The most important means ofprevention is a complete inspection of the body atthe end of every day spent outdoors. A tick mustbe attached to the body for a minimum of 24 hoursin order to transmit the disease; therefore if atick is found upon inspection it is not too lateto prevent the disease from being transmitted. Ifa tick is discovered embedded in the skin itshould be removed immediately by grasping the bodywith a pair of fine tipped tweezers and pullinggently until the tick comes out (4:31).In 1995(the last complete year for which figures areavailable), there 11,603 cases of Lyme diseasereported in the United States by 43 states and theDistrict of Columbia.
The overall incidence of thedisease was 4.4 per 100,000 people. This was thesecond highest annual number reported since thedisease was first tracked in 1982, however it wasan 11% decrease from the 13, 043 cases reported in1994 (10:274).
Despite the national decrease, theincidence of Lyme disease in New Jersey hasincreased steadily since 1992, from 688 cases to1,704 in 1995 (6:T-3). An overall incidence of21.1 per 100,000 people was reported (10:274).Hunterdon County leads the state and is secondamong the 3,300 counties in the nation in thenumber of cases per 100,000 residents. In 1995,Hunterdon reported 565 cases.Morris County wassecond in the state reporting 232 cases (6:T-3).FACTORS CONTRIBUTING TO THE HIGH INCIDENCE OF LYMEDISEASE IN NEW JERSEY The three main factorscontributing to the incidence in New Jersey arethe amount of deer present in the state, anincreased interaction between people and deer, andan increase in the number of physicians diagnosingand reporting Lyme disease. The number of deer inNew Jersey continues to grow every year (17:41).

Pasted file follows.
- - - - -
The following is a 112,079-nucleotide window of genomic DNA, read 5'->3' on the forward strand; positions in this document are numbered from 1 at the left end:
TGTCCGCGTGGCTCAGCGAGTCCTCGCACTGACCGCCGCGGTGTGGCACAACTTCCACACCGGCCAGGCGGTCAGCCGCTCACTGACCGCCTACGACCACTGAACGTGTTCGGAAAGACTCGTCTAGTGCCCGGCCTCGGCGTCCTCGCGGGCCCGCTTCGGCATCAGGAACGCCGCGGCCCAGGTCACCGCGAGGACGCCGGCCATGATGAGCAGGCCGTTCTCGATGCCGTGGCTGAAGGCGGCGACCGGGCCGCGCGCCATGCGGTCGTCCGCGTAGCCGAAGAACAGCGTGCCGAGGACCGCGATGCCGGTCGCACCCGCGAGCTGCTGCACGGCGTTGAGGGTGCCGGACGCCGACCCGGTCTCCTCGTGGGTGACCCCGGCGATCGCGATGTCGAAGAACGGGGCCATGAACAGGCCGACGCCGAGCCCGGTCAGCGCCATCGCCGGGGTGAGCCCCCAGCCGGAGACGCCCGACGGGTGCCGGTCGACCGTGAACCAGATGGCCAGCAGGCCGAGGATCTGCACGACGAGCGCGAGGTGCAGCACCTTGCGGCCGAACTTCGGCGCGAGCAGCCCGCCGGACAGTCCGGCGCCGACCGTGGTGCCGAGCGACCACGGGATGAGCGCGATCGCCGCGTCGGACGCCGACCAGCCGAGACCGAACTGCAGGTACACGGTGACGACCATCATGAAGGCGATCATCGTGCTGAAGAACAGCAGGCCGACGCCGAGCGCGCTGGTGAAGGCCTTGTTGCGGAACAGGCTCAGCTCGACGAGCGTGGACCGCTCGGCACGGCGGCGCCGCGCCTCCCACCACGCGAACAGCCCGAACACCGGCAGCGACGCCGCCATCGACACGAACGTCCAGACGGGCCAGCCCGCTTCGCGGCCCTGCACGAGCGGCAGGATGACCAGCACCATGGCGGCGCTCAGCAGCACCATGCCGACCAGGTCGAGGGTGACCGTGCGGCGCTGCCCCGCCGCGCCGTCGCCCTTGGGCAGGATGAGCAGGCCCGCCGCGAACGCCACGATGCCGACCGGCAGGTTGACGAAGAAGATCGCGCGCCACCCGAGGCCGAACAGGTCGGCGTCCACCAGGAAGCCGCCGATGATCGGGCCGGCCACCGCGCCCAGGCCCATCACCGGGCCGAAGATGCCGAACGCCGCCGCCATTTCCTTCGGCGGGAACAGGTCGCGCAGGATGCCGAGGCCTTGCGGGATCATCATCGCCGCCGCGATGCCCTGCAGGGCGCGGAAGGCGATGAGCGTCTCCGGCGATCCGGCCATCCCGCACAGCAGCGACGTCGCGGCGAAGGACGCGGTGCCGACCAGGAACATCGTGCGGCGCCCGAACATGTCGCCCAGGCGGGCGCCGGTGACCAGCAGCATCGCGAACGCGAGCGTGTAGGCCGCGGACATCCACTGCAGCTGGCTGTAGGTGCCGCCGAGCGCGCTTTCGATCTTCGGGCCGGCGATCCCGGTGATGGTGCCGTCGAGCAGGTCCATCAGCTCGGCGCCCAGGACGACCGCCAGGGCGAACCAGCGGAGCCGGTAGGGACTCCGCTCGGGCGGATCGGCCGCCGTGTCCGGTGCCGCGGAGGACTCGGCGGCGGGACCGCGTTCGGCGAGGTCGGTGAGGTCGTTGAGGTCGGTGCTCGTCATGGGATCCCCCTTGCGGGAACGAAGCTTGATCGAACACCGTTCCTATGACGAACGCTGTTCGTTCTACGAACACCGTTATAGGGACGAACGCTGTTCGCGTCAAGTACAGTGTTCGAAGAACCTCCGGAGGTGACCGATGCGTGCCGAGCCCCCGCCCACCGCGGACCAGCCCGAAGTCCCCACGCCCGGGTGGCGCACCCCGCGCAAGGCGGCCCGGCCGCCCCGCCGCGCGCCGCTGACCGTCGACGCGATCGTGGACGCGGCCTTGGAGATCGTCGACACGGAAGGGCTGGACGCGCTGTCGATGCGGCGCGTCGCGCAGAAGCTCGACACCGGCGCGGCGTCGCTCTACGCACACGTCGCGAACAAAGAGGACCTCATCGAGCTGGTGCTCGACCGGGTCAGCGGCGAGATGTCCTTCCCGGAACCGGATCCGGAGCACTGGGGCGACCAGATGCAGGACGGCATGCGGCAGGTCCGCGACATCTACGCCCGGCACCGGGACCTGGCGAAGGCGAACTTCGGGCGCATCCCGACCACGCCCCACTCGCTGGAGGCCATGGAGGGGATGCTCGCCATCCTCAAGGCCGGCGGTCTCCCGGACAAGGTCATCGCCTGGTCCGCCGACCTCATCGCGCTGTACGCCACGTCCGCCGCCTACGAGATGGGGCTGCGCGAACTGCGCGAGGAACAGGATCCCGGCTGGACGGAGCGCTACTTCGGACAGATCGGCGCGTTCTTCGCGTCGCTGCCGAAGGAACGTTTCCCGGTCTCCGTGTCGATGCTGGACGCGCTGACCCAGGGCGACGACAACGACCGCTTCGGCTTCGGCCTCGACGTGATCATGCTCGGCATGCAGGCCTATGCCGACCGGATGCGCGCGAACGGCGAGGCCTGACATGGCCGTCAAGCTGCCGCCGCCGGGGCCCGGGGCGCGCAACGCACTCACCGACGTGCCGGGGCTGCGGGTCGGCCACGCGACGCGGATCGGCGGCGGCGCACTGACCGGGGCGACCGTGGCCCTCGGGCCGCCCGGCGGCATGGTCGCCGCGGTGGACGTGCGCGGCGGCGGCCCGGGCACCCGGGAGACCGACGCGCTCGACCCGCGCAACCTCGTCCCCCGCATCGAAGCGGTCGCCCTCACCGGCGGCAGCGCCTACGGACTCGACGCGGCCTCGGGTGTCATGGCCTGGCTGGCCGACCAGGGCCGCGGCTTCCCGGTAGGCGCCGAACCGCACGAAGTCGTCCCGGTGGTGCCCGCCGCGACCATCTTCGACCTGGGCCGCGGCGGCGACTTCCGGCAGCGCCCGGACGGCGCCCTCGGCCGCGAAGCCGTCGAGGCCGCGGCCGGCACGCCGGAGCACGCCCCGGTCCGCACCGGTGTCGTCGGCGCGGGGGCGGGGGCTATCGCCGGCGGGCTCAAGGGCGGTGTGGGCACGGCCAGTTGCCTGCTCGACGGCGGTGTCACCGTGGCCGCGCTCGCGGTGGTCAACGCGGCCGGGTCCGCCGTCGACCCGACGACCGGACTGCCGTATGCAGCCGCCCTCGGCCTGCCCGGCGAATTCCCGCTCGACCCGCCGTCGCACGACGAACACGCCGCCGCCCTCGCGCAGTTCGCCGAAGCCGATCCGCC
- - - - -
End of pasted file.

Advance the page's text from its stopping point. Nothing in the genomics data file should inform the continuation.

This population explosion means that there aremore deer for the ticks to feed on and infect.This directly relates to the increase ininteraction between people and deer. As peoplemove into more wooded areas, they are more likelyto come in contact with deer and their habitats.This provides an opportunity for the ticks toattach themselves to clothing or be found inhouseholds (13:37). The third factor can beattributed to an increase in awareness amongdoctors to diagnose Lyme disease. After asubstantial amount of media attention given toLyme disease in the late 1980s and early 1990s,physicians suddenly began diagnosing the diseasein more patients. As an awareness of the symptomsand risk factors of Lyme disease increased,physicians were better able to make a moreaccurate diagnosis.They were now diagnosing Lymedisease in patients that had previously beenuntreated (3).